It wasn't long before I finally understood what was going on around me. Everyone I met had a story. A hasty flight from Medicine Hat. A fifteen-hour trip from Sicily by bus and boat—and an immediate return after filing by the Pope's body.
After nine hours in line, one young Italian said simply "how could I not say a last good-bye?"
But the big story was not fondness—it was faith. A senior Vatican bishop told how he'd met a young man the night before who pleaded to be admitted after the doors of St. Peter's had closed. The bishop explained to that it had proved impossible to accommodate everyone. Still the young fellow pleaded.
"I came here for the youth celebration during the Jubilee year 2000," he said. "I was a convinced atheist and I came to mock.
"But in the Pope's presence I was moved to think—and I found my faith."
Touched by the story, the bishop let the man into to St. Peter's through a side door. He knelt beside the Pope's body and sobbed for ten minutes.
Despite the joy we feel at today's beatification—and our hope for his eventual canonization—the lasting contribution of Blessed John Paul to the Church and to the world will not be determined by how well or how often he is remembered. It will be found in the sprouting of the seeds of faith he planted, in hearts young and old. In this sense, his work has not ended but is just beginning.
The good news that he proclaimed—messages of hope, of peace, of love, and of human dignity—did not originate with him and did not die with him. We need to respond to his enduring teachings with the courage and conviction that he himself showed.
There lies the challenge offered to us by the life and death of John Paul II: to admire or to imitate?
The challenge confronts, of course, every Catholic, and other Christians as well.
Will bishops and priests of the third millennium be formed by the example of Pope John Paul, and strive with all their energy to live the Gospel without compromise, preaching as much by what they do as by what they say?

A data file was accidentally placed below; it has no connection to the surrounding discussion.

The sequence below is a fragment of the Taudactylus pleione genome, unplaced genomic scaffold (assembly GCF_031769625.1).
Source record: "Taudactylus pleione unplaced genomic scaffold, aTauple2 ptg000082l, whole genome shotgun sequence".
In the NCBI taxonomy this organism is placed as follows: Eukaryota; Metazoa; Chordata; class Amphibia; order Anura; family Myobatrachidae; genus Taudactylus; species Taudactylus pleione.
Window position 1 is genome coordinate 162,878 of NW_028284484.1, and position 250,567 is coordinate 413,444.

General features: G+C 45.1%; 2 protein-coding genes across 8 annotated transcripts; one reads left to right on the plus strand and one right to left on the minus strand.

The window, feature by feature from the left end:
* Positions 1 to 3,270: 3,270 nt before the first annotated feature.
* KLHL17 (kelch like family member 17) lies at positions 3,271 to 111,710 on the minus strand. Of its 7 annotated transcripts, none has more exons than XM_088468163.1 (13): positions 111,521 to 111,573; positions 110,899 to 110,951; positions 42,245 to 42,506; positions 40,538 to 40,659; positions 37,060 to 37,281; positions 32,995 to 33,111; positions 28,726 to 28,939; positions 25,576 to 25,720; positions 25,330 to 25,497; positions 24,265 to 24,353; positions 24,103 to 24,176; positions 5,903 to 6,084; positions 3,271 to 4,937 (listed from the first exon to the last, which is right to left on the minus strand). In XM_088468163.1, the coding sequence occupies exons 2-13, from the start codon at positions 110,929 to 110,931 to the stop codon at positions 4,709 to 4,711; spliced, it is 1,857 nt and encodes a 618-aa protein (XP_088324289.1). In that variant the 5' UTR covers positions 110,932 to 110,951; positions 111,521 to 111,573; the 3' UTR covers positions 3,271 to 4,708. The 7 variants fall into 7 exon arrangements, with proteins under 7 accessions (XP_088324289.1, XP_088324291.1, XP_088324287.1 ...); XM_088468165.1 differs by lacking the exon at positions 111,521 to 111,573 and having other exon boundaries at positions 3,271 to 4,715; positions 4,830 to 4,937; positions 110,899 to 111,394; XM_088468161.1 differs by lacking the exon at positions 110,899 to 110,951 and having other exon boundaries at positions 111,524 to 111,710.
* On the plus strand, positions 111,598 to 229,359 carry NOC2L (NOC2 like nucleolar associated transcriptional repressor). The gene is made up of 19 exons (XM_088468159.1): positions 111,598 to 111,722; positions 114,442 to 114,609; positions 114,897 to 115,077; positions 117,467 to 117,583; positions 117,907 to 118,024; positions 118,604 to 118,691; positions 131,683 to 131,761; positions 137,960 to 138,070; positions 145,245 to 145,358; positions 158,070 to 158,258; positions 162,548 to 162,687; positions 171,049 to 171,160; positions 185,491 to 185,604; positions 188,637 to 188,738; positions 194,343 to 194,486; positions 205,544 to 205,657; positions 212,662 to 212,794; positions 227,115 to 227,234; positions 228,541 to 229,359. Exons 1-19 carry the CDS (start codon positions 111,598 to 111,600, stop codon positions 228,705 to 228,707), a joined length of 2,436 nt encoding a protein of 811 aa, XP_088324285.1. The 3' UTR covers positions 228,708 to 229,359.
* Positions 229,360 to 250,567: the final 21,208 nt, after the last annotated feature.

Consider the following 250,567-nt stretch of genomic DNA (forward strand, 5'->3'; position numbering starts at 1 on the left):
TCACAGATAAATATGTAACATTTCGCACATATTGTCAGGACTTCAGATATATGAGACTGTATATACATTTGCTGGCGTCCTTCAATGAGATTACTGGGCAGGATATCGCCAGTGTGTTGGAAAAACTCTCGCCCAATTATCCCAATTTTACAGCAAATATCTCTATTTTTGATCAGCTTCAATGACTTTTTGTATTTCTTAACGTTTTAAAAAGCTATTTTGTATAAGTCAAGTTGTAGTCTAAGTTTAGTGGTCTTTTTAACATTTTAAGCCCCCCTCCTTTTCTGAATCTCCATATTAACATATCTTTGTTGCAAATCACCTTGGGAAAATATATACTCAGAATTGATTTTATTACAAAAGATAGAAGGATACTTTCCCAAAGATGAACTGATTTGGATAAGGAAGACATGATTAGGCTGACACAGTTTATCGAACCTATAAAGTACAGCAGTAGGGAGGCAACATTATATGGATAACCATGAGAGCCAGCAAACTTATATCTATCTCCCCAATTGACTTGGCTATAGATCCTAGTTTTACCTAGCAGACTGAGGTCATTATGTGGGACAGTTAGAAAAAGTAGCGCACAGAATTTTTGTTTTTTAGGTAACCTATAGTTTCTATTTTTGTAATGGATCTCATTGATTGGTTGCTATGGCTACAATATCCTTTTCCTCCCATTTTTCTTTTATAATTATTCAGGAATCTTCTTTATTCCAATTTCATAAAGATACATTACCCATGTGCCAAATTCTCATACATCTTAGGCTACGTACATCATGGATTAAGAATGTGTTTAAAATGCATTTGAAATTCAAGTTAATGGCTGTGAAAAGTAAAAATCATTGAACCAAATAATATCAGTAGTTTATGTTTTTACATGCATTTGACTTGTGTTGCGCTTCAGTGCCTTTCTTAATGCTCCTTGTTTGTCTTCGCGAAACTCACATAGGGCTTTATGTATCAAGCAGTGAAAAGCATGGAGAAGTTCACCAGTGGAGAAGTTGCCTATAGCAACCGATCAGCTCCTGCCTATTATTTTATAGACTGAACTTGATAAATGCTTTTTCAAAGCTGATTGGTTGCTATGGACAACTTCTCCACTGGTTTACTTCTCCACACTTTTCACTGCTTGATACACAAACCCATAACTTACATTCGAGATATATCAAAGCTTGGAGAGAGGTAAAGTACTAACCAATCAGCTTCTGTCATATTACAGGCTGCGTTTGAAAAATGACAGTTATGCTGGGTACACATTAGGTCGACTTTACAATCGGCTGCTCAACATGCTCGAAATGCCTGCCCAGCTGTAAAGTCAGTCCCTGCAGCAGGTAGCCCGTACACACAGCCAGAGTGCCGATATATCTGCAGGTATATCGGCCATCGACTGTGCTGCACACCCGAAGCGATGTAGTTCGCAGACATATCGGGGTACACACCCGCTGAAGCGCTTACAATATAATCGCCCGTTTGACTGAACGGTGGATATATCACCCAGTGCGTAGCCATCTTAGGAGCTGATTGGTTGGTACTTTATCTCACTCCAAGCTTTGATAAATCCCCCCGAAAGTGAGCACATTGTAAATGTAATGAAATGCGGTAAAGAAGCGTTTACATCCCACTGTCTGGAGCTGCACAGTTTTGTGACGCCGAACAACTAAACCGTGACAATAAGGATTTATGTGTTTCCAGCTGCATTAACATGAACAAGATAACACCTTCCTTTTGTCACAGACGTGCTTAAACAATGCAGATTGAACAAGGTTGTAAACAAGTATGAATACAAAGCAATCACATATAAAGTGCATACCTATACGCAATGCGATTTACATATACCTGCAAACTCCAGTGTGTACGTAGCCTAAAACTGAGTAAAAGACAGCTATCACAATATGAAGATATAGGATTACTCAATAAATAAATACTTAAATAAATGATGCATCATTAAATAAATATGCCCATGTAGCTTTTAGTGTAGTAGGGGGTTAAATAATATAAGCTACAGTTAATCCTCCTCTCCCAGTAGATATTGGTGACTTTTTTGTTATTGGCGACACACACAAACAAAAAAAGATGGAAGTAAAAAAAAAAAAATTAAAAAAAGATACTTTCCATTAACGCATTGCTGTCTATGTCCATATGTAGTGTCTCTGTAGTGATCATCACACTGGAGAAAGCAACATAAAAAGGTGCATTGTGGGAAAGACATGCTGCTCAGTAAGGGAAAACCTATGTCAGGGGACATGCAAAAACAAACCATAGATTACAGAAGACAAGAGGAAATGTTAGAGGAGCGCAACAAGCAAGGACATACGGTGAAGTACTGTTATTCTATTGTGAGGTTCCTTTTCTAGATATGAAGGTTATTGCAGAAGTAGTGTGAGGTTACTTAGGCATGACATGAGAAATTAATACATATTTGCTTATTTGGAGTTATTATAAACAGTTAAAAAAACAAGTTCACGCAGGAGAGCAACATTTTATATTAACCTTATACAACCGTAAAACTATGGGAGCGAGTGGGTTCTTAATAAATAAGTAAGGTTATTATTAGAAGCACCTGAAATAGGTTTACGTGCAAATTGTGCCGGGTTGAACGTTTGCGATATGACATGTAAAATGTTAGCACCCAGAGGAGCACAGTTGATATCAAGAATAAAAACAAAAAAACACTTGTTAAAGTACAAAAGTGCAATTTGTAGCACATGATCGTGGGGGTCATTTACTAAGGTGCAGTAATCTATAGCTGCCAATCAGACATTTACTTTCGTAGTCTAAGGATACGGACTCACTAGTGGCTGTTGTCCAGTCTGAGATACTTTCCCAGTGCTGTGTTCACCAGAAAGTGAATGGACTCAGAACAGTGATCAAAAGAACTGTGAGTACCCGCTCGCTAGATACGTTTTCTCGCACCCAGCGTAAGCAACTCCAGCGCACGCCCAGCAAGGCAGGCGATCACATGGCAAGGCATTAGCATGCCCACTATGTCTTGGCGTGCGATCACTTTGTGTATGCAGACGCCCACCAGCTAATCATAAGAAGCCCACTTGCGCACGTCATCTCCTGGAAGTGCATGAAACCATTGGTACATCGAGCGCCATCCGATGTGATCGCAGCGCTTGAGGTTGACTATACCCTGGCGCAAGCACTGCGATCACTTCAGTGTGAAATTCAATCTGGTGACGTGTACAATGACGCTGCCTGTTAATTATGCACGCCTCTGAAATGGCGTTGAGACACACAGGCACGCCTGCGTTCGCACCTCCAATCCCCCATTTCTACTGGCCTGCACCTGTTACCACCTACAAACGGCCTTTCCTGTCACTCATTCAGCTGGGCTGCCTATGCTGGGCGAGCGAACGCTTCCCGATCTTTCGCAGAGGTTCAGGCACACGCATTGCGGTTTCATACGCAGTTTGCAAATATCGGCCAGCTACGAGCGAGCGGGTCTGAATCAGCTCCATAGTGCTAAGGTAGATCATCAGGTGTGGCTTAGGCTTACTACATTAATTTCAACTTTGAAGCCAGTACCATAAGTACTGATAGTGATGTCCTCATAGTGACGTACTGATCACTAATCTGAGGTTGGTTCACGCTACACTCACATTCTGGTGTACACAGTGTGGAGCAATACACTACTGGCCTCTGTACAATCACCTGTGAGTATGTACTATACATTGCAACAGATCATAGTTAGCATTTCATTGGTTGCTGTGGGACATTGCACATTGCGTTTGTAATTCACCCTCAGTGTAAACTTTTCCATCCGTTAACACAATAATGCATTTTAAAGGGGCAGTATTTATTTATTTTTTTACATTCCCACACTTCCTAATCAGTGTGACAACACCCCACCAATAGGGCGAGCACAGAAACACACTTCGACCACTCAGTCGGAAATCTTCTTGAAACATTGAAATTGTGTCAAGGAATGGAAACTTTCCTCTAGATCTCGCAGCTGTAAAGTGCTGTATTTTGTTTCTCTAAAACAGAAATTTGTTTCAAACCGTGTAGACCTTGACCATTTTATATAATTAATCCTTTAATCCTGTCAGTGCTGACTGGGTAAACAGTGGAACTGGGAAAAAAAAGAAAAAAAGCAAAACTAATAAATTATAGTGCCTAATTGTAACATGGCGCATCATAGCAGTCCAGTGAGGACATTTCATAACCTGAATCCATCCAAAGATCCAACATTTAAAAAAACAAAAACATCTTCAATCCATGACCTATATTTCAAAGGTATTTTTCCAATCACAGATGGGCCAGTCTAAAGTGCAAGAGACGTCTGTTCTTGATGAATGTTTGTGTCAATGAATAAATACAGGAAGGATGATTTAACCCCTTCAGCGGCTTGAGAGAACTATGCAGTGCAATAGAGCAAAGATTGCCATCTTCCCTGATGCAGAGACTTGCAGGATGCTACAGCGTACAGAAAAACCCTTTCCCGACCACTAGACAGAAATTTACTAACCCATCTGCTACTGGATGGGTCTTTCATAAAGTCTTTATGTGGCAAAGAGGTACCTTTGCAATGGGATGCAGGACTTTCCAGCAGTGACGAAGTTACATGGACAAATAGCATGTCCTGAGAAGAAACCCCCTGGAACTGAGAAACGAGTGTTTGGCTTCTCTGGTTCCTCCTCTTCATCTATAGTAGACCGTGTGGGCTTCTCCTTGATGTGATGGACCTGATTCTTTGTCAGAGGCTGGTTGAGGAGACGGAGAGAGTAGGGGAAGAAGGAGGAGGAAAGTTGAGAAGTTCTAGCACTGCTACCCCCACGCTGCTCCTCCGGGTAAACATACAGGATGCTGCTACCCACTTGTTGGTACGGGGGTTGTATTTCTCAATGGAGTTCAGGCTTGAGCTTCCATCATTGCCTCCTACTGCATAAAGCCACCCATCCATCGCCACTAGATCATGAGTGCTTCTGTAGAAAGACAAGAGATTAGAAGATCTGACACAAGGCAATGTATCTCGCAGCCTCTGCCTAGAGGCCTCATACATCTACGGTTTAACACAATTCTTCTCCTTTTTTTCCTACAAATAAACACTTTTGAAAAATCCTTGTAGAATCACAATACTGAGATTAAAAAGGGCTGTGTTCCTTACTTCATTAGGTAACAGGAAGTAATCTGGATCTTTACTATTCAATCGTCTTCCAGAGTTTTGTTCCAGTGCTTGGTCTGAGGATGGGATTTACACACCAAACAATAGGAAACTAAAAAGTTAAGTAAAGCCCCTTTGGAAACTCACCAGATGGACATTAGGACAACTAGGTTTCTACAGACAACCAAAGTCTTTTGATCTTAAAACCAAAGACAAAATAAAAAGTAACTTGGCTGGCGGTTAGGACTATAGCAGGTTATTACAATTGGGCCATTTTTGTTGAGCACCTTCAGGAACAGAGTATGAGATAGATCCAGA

Will each member of the Church attempt to live what we believe, even when the tide's running against us? Will we step out of the "cafeteria line" of individualistic faith, and embrace the uncompromising Catholic teaching that was the hallmark of his pontificate?
Other Christians as well, pressured to conform to the world's ways, can find strength from the example of the new Blessed. Will the legacy of Pope John Paul—whom a Protestant friend of mine called "the best Evangelical I ever knew"—encourage them to maintain unpopular positions that are faithful to the Gospel's more difficult teachings?
Already there are signs that the late Pope's willingness to carry on a humble dialogue with the members of other faiths has borne fruit. The numerous representatives of the Jewish and Moslem communities were impossible to miss in their places of honour at his funeral; will they, too, find the courage to persevere in a difficult task?
Throughout his long pontificate, John Paul II challenged all of us—Catholics, Protestants, Jews, Moslems, Sikhs, and all people of good will—to live our beliefs with greater charity, consistency and courage.
And at its end, without words, he invited all who suffer, who fear or face death, to live our trials with serenity and purpose, as he did.
John Paul II led—by following. And now may he intercede for the Church, the world, and for each one of us.